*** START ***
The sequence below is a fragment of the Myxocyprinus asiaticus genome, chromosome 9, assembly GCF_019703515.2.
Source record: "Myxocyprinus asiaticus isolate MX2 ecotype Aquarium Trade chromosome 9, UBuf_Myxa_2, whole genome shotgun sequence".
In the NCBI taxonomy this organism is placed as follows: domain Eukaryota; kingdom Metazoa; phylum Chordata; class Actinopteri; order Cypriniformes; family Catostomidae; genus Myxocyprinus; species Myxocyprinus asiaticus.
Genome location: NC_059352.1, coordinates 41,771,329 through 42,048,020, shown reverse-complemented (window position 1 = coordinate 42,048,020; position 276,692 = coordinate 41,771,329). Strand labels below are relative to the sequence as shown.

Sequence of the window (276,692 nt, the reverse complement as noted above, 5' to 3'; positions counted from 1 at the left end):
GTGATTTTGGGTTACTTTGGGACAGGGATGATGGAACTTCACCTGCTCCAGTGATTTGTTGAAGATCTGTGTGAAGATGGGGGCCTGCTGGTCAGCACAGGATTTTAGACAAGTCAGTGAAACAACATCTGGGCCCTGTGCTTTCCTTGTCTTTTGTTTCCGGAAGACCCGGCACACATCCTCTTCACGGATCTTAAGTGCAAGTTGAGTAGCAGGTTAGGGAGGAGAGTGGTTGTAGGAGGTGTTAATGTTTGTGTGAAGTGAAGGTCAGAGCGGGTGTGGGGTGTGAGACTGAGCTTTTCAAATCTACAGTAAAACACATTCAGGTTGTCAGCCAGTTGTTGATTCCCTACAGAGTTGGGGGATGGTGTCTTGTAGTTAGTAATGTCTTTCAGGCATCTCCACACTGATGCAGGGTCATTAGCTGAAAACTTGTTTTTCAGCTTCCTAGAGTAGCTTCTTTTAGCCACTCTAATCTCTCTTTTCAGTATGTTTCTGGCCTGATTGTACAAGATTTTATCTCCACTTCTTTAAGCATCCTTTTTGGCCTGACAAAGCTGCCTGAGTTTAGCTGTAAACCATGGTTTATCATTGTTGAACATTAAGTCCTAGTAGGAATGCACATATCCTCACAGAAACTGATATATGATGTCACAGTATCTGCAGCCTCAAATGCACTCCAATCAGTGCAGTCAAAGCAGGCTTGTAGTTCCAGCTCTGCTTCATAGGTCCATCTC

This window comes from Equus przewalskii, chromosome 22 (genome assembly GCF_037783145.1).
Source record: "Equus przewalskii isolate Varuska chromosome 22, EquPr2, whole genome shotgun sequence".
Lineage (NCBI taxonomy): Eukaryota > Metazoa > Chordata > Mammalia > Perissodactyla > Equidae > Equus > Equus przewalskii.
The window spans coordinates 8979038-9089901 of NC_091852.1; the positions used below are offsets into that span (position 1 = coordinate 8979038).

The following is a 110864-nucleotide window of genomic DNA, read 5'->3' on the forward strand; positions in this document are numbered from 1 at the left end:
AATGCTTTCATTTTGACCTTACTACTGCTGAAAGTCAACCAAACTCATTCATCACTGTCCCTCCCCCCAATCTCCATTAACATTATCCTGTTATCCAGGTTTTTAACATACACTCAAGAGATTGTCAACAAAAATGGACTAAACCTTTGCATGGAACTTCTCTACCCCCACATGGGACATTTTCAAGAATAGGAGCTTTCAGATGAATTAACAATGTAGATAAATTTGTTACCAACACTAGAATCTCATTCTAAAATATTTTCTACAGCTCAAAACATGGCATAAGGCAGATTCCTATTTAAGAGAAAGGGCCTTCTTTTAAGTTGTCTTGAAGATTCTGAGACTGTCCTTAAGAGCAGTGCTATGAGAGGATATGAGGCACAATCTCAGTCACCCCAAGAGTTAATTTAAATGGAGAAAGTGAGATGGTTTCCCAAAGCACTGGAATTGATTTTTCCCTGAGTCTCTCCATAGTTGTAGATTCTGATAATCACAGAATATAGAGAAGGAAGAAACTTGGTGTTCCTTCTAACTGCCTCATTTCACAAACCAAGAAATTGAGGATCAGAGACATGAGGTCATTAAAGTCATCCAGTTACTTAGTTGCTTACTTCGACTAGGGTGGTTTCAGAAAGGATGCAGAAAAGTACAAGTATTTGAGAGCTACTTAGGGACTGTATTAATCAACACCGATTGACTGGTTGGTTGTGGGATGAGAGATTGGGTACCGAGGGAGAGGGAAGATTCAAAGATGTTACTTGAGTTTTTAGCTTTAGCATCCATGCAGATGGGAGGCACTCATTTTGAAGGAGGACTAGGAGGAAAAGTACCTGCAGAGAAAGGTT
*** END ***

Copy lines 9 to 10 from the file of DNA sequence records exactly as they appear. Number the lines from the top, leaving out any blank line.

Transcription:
Lineage (NCBI taxonomy): Eukaryota > Metazoa > Chordata > Mammalia > Perissodactyla > Equidae > Equus > Equus przewalskii.
The window spans coordinates 8979038-9089901 of NC_091852.1; the positions used below are offsets into that span (position 1 = coordinate 8979038).